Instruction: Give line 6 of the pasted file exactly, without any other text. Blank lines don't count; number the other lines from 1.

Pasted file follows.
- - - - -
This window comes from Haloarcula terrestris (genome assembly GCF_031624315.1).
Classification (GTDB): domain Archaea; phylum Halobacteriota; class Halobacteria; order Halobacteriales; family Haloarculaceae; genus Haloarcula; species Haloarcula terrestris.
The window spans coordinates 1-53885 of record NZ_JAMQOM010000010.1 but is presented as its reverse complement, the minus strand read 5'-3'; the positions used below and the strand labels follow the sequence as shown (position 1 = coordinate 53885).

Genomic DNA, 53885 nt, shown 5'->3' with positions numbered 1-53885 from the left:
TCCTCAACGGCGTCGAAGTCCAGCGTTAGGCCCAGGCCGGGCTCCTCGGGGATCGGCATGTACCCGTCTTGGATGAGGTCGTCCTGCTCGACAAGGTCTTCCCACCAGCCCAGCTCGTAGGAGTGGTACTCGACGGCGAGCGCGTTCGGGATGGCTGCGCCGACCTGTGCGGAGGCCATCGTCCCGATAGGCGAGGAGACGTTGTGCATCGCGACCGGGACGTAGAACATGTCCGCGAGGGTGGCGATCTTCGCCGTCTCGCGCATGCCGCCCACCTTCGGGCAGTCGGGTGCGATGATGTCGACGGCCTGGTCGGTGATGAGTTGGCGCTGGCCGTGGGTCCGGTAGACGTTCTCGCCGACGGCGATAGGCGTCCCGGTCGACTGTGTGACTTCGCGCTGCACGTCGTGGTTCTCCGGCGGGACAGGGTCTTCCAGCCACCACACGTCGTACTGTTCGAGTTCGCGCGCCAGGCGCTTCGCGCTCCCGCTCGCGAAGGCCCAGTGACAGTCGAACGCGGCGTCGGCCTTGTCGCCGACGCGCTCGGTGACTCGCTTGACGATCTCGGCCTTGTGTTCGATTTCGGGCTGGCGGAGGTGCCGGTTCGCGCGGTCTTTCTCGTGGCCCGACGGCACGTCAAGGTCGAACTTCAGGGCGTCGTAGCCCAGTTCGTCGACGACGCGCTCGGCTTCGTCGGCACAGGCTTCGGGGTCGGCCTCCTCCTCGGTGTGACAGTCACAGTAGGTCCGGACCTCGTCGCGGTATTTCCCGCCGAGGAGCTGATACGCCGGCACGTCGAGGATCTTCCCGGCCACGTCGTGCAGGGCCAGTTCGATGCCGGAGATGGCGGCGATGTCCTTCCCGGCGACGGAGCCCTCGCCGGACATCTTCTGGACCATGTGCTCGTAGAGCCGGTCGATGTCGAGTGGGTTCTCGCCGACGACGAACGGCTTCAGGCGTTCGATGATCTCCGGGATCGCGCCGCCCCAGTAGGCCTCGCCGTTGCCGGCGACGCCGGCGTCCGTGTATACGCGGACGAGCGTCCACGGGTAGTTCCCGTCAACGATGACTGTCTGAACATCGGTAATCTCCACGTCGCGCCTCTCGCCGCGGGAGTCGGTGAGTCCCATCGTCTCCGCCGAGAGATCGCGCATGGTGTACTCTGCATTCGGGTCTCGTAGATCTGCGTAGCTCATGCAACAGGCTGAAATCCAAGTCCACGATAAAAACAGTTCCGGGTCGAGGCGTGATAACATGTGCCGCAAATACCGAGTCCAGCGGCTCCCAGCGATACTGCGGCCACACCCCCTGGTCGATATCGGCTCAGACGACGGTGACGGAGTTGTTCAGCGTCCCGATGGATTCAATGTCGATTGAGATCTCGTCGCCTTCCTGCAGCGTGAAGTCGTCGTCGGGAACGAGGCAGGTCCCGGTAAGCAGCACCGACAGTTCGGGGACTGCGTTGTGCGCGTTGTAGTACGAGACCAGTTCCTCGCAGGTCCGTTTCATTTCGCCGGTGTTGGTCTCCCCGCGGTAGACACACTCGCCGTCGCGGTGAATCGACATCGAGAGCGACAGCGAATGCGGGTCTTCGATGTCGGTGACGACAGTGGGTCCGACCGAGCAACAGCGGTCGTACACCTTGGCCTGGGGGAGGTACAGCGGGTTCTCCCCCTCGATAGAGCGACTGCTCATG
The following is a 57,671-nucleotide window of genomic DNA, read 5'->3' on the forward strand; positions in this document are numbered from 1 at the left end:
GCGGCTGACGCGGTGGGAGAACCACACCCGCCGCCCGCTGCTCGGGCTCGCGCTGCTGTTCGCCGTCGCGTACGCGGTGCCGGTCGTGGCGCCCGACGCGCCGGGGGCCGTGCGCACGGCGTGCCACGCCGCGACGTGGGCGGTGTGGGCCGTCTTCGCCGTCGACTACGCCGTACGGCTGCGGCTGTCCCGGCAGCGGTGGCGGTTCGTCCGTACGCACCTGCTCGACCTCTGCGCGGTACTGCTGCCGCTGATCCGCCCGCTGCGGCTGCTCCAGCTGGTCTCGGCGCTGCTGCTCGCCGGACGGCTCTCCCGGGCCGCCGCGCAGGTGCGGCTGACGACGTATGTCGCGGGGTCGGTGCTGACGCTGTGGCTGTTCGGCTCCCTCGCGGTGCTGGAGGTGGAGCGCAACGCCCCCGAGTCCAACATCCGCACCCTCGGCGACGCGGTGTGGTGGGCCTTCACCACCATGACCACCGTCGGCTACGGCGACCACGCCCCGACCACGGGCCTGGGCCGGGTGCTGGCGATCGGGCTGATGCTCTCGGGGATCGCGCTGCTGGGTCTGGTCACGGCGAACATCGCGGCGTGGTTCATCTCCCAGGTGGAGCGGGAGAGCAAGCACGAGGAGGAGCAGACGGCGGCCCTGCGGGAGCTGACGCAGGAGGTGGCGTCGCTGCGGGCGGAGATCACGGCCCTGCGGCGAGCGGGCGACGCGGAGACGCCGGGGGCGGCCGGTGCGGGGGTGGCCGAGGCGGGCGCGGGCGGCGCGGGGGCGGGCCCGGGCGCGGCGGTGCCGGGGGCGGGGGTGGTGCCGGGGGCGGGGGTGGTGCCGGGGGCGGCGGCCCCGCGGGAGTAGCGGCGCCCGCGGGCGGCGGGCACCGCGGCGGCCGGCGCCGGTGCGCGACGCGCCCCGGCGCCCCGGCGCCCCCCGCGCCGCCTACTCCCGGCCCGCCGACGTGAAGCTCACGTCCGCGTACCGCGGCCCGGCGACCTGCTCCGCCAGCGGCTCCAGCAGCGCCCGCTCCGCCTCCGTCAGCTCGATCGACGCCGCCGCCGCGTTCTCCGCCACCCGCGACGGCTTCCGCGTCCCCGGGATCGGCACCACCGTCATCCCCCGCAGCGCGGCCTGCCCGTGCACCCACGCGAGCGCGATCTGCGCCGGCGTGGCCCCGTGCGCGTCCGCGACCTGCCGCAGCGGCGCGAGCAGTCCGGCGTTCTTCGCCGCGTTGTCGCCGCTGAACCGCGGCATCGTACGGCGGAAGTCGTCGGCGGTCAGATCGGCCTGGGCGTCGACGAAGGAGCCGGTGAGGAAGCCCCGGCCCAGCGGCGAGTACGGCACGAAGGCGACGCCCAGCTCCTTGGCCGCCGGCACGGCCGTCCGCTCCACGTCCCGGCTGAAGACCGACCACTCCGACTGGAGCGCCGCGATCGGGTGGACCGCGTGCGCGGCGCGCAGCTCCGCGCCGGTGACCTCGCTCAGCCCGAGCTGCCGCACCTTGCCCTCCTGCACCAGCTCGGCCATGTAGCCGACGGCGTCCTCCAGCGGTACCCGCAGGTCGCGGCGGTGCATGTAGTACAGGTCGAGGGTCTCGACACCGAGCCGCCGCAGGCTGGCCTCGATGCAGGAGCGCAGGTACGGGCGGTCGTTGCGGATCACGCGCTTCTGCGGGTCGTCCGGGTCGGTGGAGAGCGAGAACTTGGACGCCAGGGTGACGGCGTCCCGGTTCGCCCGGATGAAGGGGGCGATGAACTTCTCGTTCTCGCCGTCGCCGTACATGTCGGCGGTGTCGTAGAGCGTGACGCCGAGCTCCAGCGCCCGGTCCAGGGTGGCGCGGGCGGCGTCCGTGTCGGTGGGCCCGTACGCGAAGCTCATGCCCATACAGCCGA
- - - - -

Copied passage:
The following is a 57,671-nucleotide window of genomic DNA, read 5'->3' on the forward strand; positions in this document are numbered from 1 at the left end: